His name is Christopher -- he's the 10-year old paralyzed by a stray bullet.
A random shot may have taken away Christopher's ability to walk -- but not his determination to live a productive, happy life.
Doctors say Christopher Rodriguez is making an amazing recovery. In fact, little Christopher is doing so well, he may be going home soon.
Christopher Rodriguez's parents released new pictures of their son taken during these past eight weeks at Children's Hospital.
His doctor says he's pleased with his young patient's progress in physical therapy.
In fact, the 10-year-old is getting so used to his wheelchair, he's even doing wheelies.
"He's had to come to the realization of what he has to do for the rest of his life and he's done an amazing job of taking care of himself," said Dr. Jacob Neufeld from Children's Hospital.
The bullet entered through Christopher's chest and then passed through his spleen, hitting his kidney before severing his spinal cord.
He will be paralyzed below the waist for the rest of his life, unless medical advances enable him to walk again.
"He felt if in fact what he's going through can change his life as he said and maybe find God or give a person strength, you know, he'll go through it," said Christopher's father Richard Rodriguez.
Christopher was hit by a stray bullet as he was taking a piano lesson at a music school in North Oakland. The bullet was from one of several shots fired during an attempted robbery at a gas station across the street.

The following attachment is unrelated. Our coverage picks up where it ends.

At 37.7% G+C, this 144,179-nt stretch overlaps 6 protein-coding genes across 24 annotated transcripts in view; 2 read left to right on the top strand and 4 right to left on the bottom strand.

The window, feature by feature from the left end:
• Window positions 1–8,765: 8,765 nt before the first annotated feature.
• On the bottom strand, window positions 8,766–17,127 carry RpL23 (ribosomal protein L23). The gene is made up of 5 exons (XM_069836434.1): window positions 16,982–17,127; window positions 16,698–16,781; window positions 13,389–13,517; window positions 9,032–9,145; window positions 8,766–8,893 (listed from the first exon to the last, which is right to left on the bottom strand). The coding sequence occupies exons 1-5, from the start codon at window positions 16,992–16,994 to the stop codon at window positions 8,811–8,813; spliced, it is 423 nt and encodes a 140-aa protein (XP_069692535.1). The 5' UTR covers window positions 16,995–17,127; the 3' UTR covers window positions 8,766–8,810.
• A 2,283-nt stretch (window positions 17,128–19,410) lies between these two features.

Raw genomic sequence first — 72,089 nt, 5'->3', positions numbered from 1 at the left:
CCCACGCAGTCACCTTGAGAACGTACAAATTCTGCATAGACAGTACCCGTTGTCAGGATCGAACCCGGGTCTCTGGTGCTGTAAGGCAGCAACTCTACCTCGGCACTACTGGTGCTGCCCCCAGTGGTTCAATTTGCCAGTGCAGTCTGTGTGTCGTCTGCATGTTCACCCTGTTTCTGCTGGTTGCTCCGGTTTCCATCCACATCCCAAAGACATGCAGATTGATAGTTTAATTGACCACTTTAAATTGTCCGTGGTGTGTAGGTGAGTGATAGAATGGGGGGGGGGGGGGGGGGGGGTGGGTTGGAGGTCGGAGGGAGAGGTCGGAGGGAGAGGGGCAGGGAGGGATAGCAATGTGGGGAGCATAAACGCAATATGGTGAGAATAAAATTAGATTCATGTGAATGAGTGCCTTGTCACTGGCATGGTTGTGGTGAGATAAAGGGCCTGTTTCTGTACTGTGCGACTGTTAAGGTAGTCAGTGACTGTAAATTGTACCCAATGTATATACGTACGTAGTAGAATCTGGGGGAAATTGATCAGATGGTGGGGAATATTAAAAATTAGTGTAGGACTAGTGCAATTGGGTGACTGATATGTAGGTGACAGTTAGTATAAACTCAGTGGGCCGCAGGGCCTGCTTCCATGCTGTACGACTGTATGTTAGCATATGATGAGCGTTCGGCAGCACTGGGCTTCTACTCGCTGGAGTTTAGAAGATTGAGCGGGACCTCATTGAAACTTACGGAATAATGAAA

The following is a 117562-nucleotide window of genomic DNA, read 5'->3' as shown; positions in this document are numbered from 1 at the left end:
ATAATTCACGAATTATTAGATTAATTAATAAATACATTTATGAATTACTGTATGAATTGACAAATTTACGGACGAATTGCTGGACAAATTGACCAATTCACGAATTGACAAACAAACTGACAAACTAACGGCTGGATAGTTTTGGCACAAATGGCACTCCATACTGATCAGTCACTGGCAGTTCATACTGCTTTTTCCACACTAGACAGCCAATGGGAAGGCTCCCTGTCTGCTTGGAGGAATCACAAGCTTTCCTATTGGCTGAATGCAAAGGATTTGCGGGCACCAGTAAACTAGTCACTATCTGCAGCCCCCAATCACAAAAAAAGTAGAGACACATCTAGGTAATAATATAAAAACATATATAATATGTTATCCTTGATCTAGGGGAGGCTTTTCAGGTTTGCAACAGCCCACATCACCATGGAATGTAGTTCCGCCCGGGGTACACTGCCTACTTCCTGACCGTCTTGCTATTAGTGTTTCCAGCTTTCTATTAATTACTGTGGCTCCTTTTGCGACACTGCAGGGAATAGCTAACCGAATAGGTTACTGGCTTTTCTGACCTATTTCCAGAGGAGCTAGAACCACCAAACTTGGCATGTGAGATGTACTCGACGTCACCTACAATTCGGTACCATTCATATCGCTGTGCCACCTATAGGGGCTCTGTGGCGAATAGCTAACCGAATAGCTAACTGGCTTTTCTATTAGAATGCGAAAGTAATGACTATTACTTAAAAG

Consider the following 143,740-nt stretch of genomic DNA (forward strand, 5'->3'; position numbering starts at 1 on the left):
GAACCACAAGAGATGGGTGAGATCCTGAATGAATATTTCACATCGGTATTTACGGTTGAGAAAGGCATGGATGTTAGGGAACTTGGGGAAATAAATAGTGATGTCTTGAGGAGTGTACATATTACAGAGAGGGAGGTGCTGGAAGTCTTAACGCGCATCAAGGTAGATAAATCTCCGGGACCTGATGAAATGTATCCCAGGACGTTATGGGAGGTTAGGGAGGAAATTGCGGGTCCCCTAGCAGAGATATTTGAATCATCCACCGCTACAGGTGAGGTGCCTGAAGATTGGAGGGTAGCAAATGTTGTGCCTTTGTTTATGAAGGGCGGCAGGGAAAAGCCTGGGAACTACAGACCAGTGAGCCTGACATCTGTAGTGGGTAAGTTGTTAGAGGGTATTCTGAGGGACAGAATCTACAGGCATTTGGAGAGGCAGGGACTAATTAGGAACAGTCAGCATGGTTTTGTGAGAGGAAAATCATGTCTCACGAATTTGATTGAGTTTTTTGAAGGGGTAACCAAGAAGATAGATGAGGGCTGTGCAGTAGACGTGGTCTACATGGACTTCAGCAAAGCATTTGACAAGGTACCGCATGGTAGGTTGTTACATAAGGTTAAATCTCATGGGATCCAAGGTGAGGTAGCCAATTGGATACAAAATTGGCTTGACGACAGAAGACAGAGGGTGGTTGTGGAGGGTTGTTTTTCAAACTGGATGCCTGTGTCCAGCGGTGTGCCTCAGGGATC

His father, Richard Rodriquez, says neither he nor his son has any hatred toward the suspect, 24-year-old Jared Adam.
"No one was trying to intentionally shoot my son so I have to look at it from that position. But when a person commits a crime of this nature they have to pay the consequences whatever and I do believe in prosecution of any crime, particularly when its someone using a gun," said Christopher Rodriguez.
At the same time Children's Hospital was holding its briefing, Oakland mayor Ron Dellums was across town announcing that the city was getting almost $1 dollars from the governor's office to fight gangs.
He said Christopher was very much on his mind.
"My hope is somewhere along the way, we'll do enough that this young child, that incident would never be reproduced anytime in this community again," said Oakland Mayor Ron Dellums.
The city of Oakland and its CBO's or community-based organizations will receive about $400,000 dollars for crime and gang prevention and intervention and another $400,00 dollars for job trainings for youngsters at-risk.
At Children's Hospital, the best news of all is that young Christopher is doing so well, and that he may go home in a week or two.